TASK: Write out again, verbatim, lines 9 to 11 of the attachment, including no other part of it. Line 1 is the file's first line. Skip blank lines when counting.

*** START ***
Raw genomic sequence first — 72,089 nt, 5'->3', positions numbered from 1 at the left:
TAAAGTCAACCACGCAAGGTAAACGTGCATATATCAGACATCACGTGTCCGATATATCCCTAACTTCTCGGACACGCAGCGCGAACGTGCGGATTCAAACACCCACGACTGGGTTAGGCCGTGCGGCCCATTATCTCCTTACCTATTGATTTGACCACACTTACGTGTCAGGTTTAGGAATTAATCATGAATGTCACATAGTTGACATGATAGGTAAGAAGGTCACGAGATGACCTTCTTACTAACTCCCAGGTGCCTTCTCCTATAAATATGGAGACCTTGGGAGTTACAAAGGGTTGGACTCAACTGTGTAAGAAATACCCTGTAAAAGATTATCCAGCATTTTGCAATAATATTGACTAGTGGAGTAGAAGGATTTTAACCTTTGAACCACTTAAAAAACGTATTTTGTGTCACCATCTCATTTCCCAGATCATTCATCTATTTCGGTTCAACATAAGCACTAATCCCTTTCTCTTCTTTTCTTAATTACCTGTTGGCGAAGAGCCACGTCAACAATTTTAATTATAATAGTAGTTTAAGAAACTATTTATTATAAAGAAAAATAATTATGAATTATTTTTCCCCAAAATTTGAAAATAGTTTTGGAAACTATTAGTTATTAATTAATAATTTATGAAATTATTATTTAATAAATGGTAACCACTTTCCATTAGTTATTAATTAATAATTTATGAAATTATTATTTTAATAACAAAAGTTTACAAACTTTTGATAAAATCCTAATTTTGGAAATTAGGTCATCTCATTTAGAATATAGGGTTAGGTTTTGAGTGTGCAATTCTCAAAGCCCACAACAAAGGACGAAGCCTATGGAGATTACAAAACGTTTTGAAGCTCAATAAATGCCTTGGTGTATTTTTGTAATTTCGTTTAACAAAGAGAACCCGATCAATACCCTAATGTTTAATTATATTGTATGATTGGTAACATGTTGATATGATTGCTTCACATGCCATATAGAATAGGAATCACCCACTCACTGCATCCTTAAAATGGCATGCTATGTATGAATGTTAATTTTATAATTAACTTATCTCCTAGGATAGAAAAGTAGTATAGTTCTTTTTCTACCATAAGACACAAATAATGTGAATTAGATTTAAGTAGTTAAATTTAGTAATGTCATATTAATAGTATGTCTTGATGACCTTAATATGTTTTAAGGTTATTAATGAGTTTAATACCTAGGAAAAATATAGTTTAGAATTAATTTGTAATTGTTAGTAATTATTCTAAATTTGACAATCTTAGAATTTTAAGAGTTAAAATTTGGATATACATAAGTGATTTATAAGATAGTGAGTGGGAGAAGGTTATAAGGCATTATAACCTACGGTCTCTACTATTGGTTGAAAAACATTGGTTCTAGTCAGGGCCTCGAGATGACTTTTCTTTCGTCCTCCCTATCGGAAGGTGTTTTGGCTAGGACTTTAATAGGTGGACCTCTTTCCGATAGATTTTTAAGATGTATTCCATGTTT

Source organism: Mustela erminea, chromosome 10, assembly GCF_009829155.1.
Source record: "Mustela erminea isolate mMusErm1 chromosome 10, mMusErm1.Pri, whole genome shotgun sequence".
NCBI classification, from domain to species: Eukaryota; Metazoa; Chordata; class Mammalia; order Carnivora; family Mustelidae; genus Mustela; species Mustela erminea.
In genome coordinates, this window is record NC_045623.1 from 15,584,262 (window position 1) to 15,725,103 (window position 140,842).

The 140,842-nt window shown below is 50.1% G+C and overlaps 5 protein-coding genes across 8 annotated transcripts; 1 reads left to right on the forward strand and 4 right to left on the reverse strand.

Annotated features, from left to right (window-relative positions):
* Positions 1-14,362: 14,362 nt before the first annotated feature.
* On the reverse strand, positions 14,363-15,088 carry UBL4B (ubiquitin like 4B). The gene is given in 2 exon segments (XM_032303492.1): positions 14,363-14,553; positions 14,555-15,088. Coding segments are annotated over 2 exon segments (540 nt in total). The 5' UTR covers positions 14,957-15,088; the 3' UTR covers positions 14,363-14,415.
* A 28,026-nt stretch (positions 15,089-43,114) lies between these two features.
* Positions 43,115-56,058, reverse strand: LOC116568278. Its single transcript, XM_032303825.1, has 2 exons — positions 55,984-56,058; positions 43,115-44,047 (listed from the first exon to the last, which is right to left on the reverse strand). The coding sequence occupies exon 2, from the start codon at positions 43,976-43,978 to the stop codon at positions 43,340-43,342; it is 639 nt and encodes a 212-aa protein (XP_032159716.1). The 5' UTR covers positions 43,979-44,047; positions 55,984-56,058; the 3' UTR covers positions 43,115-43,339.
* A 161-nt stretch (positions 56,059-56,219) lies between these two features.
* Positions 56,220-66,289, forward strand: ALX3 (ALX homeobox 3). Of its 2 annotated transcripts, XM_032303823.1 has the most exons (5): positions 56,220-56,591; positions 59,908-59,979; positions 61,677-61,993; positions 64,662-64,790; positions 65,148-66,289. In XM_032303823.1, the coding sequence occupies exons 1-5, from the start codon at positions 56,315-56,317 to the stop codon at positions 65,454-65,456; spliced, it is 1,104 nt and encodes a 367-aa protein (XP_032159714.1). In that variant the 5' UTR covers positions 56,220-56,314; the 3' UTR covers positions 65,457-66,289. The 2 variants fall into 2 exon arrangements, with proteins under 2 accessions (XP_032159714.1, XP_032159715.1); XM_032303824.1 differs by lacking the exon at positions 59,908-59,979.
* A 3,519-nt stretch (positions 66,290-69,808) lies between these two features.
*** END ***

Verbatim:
* Positions 1-14,362: 14,362 nt before the first annotated feature.
* On the reverse strand, positions 14,363-15,088 carry UBL4B (ubiquitin like 4B). The gene is given in 2 exon segments (XM_032303492.1): positions 14,363-14,553; positions 14,555-15,088. Coding segments are annotated over 2 exon segments (540 nt in total). The 5' UTR covers positions 14,957-15,088; the 3' UTR covers positions 14,363-14,415.
* A 28,026-nt stretch (positions 15,089-43,114) lies between these two features.